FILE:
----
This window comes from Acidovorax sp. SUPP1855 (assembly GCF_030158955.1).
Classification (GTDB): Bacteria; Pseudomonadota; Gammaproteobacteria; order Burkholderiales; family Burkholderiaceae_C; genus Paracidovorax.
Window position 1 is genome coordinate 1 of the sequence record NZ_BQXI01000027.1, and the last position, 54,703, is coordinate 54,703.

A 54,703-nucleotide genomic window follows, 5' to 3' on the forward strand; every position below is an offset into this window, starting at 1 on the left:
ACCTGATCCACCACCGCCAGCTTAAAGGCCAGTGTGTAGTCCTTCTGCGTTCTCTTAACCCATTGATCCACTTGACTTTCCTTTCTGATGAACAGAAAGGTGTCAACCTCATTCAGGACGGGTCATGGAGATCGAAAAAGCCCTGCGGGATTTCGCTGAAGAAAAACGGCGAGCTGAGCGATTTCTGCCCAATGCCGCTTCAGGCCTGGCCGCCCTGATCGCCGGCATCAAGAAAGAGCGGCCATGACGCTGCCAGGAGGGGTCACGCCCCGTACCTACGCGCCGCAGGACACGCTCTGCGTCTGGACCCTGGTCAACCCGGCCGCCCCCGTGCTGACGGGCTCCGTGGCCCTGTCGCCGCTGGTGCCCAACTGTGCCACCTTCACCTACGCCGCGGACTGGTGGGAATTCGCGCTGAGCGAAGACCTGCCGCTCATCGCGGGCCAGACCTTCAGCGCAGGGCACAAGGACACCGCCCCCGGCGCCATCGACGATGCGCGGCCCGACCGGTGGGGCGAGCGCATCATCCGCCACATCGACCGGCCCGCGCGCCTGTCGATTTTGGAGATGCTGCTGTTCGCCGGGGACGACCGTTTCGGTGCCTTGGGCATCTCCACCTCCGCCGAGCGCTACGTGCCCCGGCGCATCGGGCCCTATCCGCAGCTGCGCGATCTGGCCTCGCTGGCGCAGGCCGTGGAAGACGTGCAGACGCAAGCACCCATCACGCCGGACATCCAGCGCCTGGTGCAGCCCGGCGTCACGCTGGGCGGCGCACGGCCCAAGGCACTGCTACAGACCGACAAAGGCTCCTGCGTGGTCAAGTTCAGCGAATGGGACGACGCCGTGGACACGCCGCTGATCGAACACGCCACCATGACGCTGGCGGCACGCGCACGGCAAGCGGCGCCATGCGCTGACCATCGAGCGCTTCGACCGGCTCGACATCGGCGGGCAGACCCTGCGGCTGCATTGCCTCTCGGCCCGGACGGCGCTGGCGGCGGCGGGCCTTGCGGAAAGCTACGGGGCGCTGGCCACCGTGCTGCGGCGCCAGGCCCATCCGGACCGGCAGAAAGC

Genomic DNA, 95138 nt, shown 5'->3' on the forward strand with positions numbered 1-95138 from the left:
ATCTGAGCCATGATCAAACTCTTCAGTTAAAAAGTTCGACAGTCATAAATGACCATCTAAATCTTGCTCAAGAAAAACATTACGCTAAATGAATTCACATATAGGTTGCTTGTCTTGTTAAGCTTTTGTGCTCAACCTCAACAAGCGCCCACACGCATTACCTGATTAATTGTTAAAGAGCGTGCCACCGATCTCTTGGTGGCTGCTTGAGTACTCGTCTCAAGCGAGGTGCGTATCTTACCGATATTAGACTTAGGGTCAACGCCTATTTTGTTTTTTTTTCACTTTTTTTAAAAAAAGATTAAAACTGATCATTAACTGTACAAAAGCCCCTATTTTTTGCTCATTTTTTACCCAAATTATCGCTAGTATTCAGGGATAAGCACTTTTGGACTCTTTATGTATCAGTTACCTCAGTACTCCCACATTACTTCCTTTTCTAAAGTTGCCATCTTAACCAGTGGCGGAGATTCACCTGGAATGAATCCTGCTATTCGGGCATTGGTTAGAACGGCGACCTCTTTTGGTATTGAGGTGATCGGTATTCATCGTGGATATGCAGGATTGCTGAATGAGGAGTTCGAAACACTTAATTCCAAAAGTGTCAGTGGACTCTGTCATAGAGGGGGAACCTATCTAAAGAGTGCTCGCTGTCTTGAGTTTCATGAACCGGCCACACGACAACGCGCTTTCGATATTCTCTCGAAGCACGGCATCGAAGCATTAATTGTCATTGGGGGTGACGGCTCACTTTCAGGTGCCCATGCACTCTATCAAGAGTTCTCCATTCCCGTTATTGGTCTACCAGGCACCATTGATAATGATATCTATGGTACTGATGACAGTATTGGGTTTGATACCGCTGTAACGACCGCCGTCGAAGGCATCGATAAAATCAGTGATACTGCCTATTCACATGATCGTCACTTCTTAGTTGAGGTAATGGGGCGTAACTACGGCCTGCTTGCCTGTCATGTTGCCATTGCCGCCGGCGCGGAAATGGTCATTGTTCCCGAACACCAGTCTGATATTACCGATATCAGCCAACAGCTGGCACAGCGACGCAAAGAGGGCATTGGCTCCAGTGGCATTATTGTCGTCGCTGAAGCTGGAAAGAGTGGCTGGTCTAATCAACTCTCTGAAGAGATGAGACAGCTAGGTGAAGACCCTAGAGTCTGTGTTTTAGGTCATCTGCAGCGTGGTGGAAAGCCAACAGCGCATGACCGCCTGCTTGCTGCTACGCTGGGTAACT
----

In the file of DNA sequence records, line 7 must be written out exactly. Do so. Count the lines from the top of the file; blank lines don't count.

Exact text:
ATCTGAGCCATGATCAAACTCTTCAGTTAAAAAGTTCGACAGTCATAAATGACCATCTAAATCTTGCTCAAGAAAAACATTACGCTAAATGAATTCACATATAGGTTGCTTGTCTTGTTAAGCTTTTGTGCTCAACCTCAACAAGCGCCCACACGCATTACCTGATTAATTGTTAAAGAGCGTGCCACCGATCTCTTGGTGGCTGCTTGAGTACTCGTCTCAAGCGAGGTGCGTATCTTACCGATATTAGACTTAGGGTCAACGCCTATTTTGTTTTTTTTTCACTTTTTTTAAAAAAAGATTAAAACTGATCATTAACTGTACAAAAGCCCCTATTTTTTGCTCATTTTTTACCCAAATTATCGCTAGTATTCAGGGATAAGCACTTTTGGACTCTTTATGTATCAGTTACCTCAGTACTCCCACATTACTTCCTTTTCTAAAGTTGCCATCTTAACCAGTGGCGGAGATTCACCTGGAATGAATCCTGCTATTCGGGCATTGGTTAGAACGGCGACCTCTTTTGGTATTGAGGTGATCGGTATTCATCGTGGATATGCAGGATTGCTGAATGAGGAGTTCGAAACACTTAATTCCAAAAGTGTCAGTGGACTCTGTCATAGAGGGGGAACCTATCTAAAGAGTGCTCGCTGTCTTGAGTTTCATGAACCGGCCACACGACAACGCGCTTTCGATATTCTCTCGAAGCACGGCATCGAAGCATTAATTGTCATTGGGGGTGACGGCTCACTTTCAGGTGCCCATGCACTCTATCAAGAGTTCTCCATTCCCGTTATTGGTCTACCAGGCACCATTGATAATGATATCTATGGTACTGATGACAGTATTGGGTTTGATACCGCTGTAACGACCGCCGTCGAAGGCATCGATAAAATCAGTGATACTGCCTATTCACATGATCGTCACTTCTTAGTTGAGGTAATGGGGCGTAACTACGGCCTGCTTGCCTGTCATGTTGCCATTGCCGCCGGCGCGGAAATGGTCATTGTTCCCGAACACCAGTCTGATATTACCGATATCAGCCAACAGCTGGCACAGCGACGCAAAGAGGGCATTGGCTCCAGTGGCATTATTGTCGTCGCTGAAGCTGGAAAGAGTGGCTGGTCTAATCAACTCTCTGAAGAGATGAGACAGCTAGGTGAAGACCCTAGAGTCTGTGTTTTAGGTCATCTGCAGCGTGGTGGAAAGCCAACAGCGCATGACCGCCTGCTTGCTGCTACGCTGGGTAACT